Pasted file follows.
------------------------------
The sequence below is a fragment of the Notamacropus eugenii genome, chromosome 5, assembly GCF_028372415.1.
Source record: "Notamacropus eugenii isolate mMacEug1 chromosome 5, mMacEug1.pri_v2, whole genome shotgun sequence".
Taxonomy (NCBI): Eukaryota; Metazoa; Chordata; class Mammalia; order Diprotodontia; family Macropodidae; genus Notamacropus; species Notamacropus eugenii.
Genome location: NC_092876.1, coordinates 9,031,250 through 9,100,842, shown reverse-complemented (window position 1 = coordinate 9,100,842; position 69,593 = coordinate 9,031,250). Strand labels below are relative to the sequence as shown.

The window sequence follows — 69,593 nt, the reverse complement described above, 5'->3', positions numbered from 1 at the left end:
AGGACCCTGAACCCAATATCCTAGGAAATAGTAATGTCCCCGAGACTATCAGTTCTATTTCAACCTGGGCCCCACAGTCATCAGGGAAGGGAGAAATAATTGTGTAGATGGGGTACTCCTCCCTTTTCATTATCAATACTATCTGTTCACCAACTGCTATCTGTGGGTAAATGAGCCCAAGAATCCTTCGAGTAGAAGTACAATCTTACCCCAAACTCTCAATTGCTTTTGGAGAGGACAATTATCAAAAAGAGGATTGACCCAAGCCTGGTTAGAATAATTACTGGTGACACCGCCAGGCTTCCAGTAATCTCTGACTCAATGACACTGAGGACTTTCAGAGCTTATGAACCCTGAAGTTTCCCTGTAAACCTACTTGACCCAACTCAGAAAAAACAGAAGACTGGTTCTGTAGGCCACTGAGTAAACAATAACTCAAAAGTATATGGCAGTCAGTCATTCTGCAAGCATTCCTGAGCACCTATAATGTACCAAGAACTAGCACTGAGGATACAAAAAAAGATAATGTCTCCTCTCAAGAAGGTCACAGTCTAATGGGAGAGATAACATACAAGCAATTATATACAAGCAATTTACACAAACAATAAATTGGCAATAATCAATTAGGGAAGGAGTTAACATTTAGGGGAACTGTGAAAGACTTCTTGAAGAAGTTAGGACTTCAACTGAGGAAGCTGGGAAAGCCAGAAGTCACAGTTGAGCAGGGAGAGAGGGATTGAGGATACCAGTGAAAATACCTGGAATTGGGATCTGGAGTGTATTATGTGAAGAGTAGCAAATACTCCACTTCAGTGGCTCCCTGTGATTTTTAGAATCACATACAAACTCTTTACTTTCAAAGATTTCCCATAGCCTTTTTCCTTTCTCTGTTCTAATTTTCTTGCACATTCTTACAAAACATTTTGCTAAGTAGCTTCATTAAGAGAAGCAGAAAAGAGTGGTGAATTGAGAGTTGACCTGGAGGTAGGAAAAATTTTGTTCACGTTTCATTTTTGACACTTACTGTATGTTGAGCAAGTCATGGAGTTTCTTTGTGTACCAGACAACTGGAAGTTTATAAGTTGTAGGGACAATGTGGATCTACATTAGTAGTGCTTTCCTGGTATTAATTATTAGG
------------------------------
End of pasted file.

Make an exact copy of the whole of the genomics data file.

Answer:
The sequence below is a fragment of the Notamacropus eugenii genome, chromosome 5, assembly GCF_028372415.1.
Source record: "Notamacropus eugenii isolate mMacEug1 chromosome 5, mMacEug1.pri_v2, whole genome shotgun sequence".
Taxonomy (NCBI): Eukaryota; Metazoa; Chordata; class Mammalia; order Diprotodontia; family Macropodidae; genus Notamacropus; species Notamacropus eugenii.
Genome location: NC_092876.1, coordinates 9,031,250 through 9,100,842, shown reverse-complemented (window position 1 = coordinate 9,100,842; position 69,593 = coordinate 9,031,250). Strand labels below are relative to the sequence as shown.

The window sequence follows — 69,593 nt, the reverse complement described above, 5'->3', positions numbered from 1 at the left end:
AGGACCCTGAACCCAATATCCTAGGAAATAGTAATGTCCCCGAGACTATCAGTTCTATTTCAACCTGGGCCCCACAGTCATCAGGGAAGGGAGAAATAATTGTGTAGATGGGGTACTCCTCCCTTTTCATTATCAATACTATCTGTTCACCAACTGCTATCTGTGGGTAAATGAGCCCAAGAATCCTTCGAGTAGAAGTACAATCTTACCCCAAACTCTCAATTGCTTTTGGAGAGGACAATTATCAAAAAGAGGATTGACCCAAGCCTGGTTAGAATAATTACTGGTGACACCGCCAGGCTTCCAGTAATCTCTGACTCAATGACACTGAGGACTTTCAGAGCTTATGAACCCTGAAGTTTCCCTGTAAACCTACTTGACCCAACTCAGAAAAAACAGAAGACTGGTTCTGTAGGCCACTGAGTAAACAATAACTCAAAAGTATATGGCAGTCAGTCATTCTGCAAGCATTCCTGAGCACCTATAATGTACCAAGAACTAGCACTGAGGATACAAAAAAAGATAATGTCTCCTCTCAAGAAGGTCACAGTCTAATGGGAGAGATAACATACAAGCAATTATATACAAGCAATTTACACAAACAATAAATTGGCAATAATCAATTAGGGAAGGAGTTAACATTTAGGGGAACTGTGAAAGACTTCTTGAAGAAGTTAGGACTTCAACTGAGGAAGCTGGGAAAGCCAGAAGTCACAGTTGAGCAGGGAGAGAGGGATTGAGGATACCAGTGAAAATACCTGGAATTGGGATCTGGAGTGTATTATGTGAAGAGTAGCAAATACTCCACTTCAGTGGCTCCCTGTGATTTTTAGAATCACATACAAACTCTTTACTTTCAAAGATTTCCCATAGCCTTTTTCCTTTCTCTGTTCTAATTTTCTTGCACATTCTTACAAAACATTTTGCTAAGTAGCTTCATTAAGAGAAGCAGAAAAGAGTGGTGAATTGAGAGTTGACCTGGAGGTAGGAAAAATTTTGTTCACGTTTCATTTTTGACACTTACTGTATGTTGAGCAAGTCATGGAGTTTCTTTGTGTACCAGACAACTGGAAGTTTATAAGTTGTAGGGACAATGTGGATCTACATTAGTAGTGCTTTCCTGGTATTAATTATTAGG